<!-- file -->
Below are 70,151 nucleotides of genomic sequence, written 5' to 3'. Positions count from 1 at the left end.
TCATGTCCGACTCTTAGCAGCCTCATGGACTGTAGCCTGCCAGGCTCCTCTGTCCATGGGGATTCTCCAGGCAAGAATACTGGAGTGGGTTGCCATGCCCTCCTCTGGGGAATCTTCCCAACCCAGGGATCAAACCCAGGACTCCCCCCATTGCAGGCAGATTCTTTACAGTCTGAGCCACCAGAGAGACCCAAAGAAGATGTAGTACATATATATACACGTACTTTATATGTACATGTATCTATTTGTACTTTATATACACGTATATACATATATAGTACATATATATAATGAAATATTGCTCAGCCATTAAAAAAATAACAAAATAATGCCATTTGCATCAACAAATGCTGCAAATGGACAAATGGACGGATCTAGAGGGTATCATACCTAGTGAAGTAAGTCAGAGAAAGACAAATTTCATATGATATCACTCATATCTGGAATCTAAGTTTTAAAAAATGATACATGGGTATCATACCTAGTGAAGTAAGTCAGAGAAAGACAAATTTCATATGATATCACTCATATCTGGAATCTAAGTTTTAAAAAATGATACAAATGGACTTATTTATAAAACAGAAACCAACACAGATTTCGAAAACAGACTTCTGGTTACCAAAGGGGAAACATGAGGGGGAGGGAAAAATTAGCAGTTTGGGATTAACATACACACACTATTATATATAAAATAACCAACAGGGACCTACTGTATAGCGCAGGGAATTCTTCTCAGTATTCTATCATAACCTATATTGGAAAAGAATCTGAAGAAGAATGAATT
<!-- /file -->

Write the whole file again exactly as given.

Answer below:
Below are 70,151 nucleotides of genomic sequence, written 5' to 3'. Positions count from 1 at the left end.
TCATGTCCGACTCTTAGCAGCCTCATGGACTGTAGCCTGCCAGGCTCCTCTGTCCATGGGGATTCTCCAGGCAAGAATACTGGAGTGGGTTGCCATGCCCTCCTCTGGGGAATCTTCCCAACCCAGGGATCAAACCCAGGACTCCCCCCATTGCAGGCAGATTCTTTACAGTCTGAGCCACCAGAGAGACCCAAAGAAGATGTAGTACATATATATACACGTACTTTATATGTACATGTATCTATTTGTACTTTATATACACGTATATACATATATAGTACATATATATAATGAAATATTGCTCAGCCATTAAAAAAATAACAAAATAATGCCATTTGCATCAACAAATGCTGCAAATGGACAAATGGACGGATCTAGAGGGTATCATACCTAGTGAAGTAAGTCAGAGAAAGACAAATTTCATATGATATCACTCATATCTGGAATCTAAGTTTTAAAAAATGATACATGGGTATCATACCTAGTGAAGTAAGTCAGAGAAAGACAAATTTCATATGATATCACTCATATCTGGAATCTAAGTTTTAAAAAATGATACAAATGGACTTATTTATAAAACAGAAACCAACACAGATTTCGAAAACAGACTTCTGGTTACCAAAGGGGAAACATGAGGGGGAGGGAAAAATTAGCAGTTTGGGATTAACATACACACACTATTATATATAAAATAACCAACAGGGACCTACTGTATAGCGCAGGGAATTCTTCTCAGTATTCTATCATAACCTATATTGGAAAAGAATCTGAAGAAGAATGAATT